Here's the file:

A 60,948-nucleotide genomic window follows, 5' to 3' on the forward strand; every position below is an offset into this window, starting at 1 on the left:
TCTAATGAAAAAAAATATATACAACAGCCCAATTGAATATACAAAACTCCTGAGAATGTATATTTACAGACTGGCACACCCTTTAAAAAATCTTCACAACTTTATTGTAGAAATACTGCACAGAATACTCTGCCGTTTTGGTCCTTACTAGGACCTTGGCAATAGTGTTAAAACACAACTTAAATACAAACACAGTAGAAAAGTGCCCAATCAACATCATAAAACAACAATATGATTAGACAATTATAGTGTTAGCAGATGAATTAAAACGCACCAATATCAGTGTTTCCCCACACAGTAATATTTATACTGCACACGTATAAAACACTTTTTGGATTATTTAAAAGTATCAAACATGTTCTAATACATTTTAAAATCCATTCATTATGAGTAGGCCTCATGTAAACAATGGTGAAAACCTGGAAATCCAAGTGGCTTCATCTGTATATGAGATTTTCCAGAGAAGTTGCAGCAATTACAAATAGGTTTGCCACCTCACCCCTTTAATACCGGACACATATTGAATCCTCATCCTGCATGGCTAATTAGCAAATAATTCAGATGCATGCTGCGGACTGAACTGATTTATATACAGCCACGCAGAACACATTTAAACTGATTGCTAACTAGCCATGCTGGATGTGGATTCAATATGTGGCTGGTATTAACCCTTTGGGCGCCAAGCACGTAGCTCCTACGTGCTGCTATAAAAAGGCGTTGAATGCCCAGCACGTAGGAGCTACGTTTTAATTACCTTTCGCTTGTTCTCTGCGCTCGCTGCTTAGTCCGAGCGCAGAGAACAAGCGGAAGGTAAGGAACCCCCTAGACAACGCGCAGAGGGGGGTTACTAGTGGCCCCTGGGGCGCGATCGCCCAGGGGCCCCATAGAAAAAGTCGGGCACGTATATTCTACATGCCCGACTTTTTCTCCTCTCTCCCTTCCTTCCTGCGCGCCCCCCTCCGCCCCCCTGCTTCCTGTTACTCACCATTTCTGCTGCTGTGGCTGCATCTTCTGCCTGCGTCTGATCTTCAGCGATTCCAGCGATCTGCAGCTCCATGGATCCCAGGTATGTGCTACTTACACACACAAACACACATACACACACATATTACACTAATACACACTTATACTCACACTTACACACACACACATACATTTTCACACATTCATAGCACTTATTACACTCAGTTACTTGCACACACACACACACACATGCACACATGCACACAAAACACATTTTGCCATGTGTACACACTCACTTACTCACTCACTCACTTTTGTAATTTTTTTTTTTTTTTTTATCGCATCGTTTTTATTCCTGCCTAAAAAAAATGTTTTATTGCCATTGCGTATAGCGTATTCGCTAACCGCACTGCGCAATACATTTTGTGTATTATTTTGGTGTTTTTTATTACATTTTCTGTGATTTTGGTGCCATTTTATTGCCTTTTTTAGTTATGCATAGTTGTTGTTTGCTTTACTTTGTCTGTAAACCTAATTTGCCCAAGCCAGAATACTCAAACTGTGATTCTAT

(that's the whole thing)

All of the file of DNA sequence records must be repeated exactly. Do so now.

A 60,948-nucleotide genomic window follows, 5' to 3' on the forward strand; every position below is an offset into this window, starting at 1 on the left:
TCTAATGAAAAAAAATATATACAACAGCCCAATTGAATATACAAAACTCCTGAGAATGTATATTTACAGACTGGCACACCCTTTAAAAAATCTTCACAACTTTATTGTAGAAATACTGCACAGAATACTCTGCCGTTTTGGTCCTTACTAGGACCTTGGCAATAGTGTTAAAACACAACTTAAATACAAACACAGTAGAAAAGTGCCCAATCAACATCATAAAACAACAATATGATTAGACAATTATAGTGTTAGCAGATGAATTAAAACGCACCAATATCAGTGTTTCCCCACACAGTAATATTTATACTGCACACGTATAAAACACTTTTTGGATTATTTAAAAGTATCAAACATGTTCTAATACATTTTAAAATCCATTCATTATGAGTAGGCCTCATGTAAACAATGGTGAAAACCTGGAAATCCAAGTGGCTTCATCTGTATATGAGATTTTCCAGAGAAGTTGCAGCAATTACAAATAGGTTTGCCACCTCACCCCTTTAATACCGGACACATATTGAATCCTCATCCTGCATGGCTAATTAGCAAATAATTCAGATGCATGCTGCGGACTGAACTGATTTATATACAGCCACGCAGAACACATTTAAACTGATTGCTAACTAGCCATGCTGGATGTGGATTCAATATGTGGCTGGTATTAACCCTTTGGGCGCCAAGCACGTAGCTCCTACGTGCTGCTATAAAAAGGCGTTGAATGCCCAGCACGTAGGAGCTACGTTTTAATTACCTTTCGCTTGTTCTCTGCGCTCGCTGCTTAGTCCGAGCGCAGAGAACAAGCGGAAGGTAAGGAACCCCCTAGACAACGCGCAGAGGGGGGTTACTAGTGGCCCCTGGGGCGCGATCGCCCAGGGGCCCCATAGAAAAAGTCGGGCACGTATATTCTACATGCCCGACTTTTTCTCCTCTCTCCCTTCCTTCCTGCGCGCCCCCCTCCGCCCCCCTGCTTCCTGTTACTCACCATTTCTGCTGCTGTGGCTGCATCTTCTGCCTGCGTCTGATCTTCAGCGATTCCAGCGATCTGCAGCTCCATGGATCCCAGGTATGTGCTACTTACACACACAAACACACATACACACACATATTACACTAATACACACTTATACTCACACTTACACACACACACATACATTTTCACACATTCATAGCACTTATTACACTCAGTTACTTGCACACACACACACACACATGCACACATGCACACAAAACACATTTTGCCATGTGTACACACTCACTTACTCACTCACTCACTTTTGTAATTTTTTTTTTTTTTTTTATCGCATCGTTTTTATTCCTGCCTAAAAAAAATGTTTTATTGCCATTGCGTATAGCGTATTCGCTAACCGCACTGCGCAATACATTTTGTGTATTATTTTGGTGTTTTTTATTACATTTTCTGTGATTTTGGTGCCATTTTATTGCCTTTTTTAGTTATGCATAGTTGTTGTTTGCTTTACTTTGTCTGTAAACCTAATTTGCCCAAGCCAGAATACTCAAACTGTGATTCTAT